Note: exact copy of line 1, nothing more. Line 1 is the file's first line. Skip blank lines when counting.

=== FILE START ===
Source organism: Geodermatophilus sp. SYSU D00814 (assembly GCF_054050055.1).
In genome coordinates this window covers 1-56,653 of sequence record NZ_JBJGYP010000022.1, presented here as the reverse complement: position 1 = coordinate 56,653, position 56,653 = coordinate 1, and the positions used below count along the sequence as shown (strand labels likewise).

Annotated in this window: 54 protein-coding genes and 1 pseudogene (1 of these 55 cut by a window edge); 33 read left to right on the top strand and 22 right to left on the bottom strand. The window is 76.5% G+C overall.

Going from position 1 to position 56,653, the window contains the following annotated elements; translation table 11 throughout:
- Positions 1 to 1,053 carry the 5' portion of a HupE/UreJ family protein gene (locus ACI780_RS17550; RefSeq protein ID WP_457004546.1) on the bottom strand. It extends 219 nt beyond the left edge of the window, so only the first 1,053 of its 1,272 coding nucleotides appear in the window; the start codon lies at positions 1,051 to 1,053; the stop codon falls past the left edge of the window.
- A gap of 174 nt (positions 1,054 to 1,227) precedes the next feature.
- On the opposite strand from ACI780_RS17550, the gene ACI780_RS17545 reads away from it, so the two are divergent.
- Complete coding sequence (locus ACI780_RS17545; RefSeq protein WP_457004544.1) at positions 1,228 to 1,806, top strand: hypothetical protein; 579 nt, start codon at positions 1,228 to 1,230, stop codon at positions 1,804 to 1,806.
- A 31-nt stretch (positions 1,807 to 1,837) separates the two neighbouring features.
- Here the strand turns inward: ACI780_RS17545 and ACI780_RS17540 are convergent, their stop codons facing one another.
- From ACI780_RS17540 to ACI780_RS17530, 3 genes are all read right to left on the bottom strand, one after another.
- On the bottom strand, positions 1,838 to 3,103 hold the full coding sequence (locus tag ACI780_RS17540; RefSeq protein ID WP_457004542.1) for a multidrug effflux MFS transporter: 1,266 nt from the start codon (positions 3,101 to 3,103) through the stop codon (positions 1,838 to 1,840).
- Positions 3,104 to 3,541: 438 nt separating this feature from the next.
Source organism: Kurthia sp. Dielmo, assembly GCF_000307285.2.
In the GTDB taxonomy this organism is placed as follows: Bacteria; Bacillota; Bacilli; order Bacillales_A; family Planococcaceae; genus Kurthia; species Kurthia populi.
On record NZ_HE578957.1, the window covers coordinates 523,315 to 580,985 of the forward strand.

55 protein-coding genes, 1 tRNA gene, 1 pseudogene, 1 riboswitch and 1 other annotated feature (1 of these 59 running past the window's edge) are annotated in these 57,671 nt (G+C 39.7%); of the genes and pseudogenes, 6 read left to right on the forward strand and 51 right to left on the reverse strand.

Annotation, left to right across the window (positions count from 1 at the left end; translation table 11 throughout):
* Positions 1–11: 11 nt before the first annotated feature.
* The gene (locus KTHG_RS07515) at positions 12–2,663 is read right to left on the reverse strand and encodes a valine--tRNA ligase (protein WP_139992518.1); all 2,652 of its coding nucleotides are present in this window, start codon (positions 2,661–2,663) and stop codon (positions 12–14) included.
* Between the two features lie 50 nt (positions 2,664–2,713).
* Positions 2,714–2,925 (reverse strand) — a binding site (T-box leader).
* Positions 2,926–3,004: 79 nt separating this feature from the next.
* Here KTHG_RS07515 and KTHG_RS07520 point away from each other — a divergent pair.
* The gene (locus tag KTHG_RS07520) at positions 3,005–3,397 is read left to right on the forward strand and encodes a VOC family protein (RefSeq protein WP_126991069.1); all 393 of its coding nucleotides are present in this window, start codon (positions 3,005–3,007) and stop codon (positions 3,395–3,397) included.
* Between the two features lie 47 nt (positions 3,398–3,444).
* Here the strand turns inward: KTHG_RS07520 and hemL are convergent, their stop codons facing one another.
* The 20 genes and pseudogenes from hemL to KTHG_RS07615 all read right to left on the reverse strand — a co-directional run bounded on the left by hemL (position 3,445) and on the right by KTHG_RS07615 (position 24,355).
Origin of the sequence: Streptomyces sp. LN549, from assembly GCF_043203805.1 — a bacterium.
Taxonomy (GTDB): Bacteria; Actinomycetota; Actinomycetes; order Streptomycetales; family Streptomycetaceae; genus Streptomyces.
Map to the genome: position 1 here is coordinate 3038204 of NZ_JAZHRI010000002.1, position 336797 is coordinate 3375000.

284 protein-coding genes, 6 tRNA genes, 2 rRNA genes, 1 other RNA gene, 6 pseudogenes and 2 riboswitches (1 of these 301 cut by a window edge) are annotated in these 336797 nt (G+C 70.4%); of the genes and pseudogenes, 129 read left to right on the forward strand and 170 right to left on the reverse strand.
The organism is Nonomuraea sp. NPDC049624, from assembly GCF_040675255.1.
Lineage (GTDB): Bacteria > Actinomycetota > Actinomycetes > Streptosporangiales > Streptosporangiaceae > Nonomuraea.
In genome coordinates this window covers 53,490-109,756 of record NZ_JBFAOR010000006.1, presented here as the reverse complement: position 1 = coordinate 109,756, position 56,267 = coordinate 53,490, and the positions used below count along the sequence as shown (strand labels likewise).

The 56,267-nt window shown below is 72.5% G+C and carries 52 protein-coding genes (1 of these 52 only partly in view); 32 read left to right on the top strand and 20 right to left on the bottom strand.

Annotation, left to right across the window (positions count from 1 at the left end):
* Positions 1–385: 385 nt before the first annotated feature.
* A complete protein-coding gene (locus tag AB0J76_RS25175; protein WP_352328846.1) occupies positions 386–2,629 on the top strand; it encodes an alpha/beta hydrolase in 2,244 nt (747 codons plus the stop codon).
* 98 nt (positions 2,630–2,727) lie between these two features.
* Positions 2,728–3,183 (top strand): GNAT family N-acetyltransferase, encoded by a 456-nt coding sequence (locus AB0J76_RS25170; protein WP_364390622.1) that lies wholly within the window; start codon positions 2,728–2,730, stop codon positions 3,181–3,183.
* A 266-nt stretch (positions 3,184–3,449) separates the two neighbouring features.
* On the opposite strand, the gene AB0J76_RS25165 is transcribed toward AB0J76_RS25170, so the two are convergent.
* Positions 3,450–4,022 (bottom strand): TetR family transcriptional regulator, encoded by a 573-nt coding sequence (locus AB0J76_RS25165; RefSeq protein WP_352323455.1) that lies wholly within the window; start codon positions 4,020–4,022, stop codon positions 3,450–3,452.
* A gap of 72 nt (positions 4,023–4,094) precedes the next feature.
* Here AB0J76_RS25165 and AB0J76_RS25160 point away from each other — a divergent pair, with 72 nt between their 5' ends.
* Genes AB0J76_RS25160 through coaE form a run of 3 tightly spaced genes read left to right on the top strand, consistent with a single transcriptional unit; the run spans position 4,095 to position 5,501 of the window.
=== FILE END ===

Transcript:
Source organism: Geodermatophilus sp. SYSU D00814 (assembly GCF_054050055.1).